This week, while you were busy debating what kind of pie to bake for National Pi Day…wondering if the Fresh Prince could really possible be dead…asking your significant other if he or she likes horror movies…here are some other questions you might have found yourself asking – from this week’s top talent management and recruitment news stories:
Am I paying my employees to fail? Offering the right starting salary can have a major impact on how that employee performs, argues Tess C. Taylor, PHR. Taylor gives five reasons why a higher starting salary is a smarter business move. [Payscale.com]
What’s this I hear about treating my employees like adults? A few years ago, Netflix did away with formal vacation, travel and expense policies, opting instead to “treat people like adults” and let them decide on these factors for themselves. Seems to be working for them.[Fast Company]
Why my employees no understand me? Leaders are great at a lot of things (leading, for example), but communication isn’t always one of them. Leadership coach Kristi Hedges gets to the bottom at why leaders are so bad at communicating. [Forbes]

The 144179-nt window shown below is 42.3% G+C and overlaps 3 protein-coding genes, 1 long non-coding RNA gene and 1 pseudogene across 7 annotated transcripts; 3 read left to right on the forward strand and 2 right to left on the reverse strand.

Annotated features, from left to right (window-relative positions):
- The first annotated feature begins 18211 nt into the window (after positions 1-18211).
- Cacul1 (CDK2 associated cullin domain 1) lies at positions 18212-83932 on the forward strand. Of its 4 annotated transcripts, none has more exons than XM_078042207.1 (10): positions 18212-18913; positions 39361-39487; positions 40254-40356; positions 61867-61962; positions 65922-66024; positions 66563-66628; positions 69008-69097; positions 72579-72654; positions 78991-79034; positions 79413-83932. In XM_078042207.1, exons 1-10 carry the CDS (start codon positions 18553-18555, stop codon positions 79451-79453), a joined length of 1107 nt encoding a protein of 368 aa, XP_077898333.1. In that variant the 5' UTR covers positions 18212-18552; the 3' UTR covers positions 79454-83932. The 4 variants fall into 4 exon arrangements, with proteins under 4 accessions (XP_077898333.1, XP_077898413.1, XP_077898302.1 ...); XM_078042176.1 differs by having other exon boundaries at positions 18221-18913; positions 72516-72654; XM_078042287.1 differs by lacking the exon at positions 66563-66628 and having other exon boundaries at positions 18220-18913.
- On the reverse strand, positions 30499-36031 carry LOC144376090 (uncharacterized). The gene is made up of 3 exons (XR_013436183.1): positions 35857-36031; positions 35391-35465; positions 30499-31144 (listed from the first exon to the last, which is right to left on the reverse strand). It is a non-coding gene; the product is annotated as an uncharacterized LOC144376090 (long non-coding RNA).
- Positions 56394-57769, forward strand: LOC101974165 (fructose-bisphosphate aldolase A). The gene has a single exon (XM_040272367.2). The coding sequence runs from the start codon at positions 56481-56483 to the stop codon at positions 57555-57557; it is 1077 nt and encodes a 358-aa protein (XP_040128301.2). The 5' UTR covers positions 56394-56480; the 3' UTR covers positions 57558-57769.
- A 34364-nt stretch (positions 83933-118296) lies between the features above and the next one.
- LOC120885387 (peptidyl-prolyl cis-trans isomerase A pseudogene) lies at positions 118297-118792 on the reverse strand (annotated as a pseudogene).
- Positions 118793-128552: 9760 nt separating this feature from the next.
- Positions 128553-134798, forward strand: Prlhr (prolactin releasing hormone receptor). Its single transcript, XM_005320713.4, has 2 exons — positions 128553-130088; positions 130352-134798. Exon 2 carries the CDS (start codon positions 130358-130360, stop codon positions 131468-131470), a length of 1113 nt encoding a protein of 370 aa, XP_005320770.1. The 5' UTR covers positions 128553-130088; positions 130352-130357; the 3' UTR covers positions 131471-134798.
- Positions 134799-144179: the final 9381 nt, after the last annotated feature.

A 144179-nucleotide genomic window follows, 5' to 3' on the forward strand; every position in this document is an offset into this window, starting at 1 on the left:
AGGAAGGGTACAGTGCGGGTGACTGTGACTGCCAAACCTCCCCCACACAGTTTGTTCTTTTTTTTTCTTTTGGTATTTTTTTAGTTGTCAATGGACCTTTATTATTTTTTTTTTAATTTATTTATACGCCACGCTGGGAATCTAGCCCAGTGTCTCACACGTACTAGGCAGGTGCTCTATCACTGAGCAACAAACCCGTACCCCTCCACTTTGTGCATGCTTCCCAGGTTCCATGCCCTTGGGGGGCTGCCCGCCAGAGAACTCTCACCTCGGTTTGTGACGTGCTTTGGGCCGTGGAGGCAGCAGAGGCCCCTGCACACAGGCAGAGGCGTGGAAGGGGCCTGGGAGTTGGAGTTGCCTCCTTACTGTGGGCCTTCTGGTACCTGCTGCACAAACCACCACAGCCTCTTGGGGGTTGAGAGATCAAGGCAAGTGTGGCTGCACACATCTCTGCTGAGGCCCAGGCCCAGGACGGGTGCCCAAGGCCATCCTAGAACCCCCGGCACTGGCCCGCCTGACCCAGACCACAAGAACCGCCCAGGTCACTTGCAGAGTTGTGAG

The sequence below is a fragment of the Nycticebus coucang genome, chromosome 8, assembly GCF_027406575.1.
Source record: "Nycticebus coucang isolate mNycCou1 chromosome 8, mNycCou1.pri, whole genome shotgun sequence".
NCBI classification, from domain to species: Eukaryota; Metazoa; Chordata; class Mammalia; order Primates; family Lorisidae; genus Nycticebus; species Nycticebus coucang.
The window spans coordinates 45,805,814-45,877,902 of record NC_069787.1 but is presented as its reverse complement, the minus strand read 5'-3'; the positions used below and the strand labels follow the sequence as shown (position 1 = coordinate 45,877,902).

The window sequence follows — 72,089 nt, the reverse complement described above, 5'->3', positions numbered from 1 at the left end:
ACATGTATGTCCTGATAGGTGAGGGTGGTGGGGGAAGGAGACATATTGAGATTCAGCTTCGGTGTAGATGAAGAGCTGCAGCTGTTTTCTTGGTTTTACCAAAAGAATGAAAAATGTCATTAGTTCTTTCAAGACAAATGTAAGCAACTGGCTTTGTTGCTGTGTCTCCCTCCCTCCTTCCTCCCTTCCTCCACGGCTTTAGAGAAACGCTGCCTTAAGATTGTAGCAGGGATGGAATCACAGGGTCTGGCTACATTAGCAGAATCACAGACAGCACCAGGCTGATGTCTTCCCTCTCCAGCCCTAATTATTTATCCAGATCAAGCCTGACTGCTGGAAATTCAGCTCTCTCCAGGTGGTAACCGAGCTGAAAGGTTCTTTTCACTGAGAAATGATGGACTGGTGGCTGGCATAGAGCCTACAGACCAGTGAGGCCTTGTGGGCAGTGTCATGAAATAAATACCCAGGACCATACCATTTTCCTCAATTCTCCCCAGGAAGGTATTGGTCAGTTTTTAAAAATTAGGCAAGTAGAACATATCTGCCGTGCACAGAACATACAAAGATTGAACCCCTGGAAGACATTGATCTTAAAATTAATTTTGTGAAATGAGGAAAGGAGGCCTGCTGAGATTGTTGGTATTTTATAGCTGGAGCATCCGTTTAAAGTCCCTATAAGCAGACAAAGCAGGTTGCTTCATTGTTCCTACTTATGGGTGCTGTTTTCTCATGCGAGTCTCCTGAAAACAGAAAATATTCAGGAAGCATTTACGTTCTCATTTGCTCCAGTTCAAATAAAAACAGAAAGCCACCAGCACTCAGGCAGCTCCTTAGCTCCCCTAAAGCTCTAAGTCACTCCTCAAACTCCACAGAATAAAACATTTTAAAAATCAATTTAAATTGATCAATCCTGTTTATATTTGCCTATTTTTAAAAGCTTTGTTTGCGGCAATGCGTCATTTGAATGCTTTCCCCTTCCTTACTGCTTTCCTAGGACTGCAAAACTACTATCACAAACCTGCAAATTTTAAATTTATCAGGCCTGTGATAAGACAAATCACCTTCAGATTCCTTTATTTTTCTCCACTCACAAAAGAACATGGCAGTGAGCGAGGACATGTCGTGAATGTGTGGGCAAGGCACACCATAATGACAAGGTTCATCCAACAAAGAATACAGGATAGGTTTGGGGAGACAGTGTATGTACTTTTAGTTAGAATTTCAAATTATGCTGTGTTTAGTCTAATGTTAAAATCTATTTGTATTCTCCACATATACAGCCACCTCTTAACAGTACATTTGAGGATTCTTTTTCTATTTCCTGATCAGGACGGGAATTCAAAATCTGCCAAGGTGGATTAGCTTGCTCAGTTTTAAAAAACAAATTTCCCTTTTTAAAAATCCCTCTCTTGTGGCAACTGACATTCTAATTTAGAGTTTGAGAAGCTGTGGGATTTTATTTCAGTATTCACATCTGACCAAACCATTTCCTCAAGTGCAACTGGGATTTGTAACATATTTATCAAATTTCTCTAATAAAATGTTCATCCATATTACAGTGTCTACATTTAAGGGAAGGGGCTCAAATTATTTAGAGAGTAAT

Succession plan? More like a suck-cession plan, am I right?!?! A recent Stanford University survey of 20 company directors found that only about half were “grooming a specific person to be their next CEO,” which does not paint a very positive picture for the state of succession planning among corporations. [Washington Post]
How can I convince employees to relocate? Convincing a prospective hire to relocate for a job at your company is no easy task – particularly if your headquarters are a little bit off the grid. Luckily, workplace expert Anne Fisher has some advice. [CNNMoney]
What should I do if I can’t afford a severance package? As if letting employee go isn’t hard enough. Telling them they won’t get a severance package doesn’t feel too great, either. Here are five alternatives to consider. [Huffington Post]
Why shouldn’t I be nice to my employees? You promised yourself you’d never be the type of boss who throws temper tantrums, throws insults or throws hot coffee….but you also don’t want to be too nice. Author and entrepreneur Dan Pallota explains why. [HBR]
What did we miss? Let us know what stood out to you this week in the comments below.
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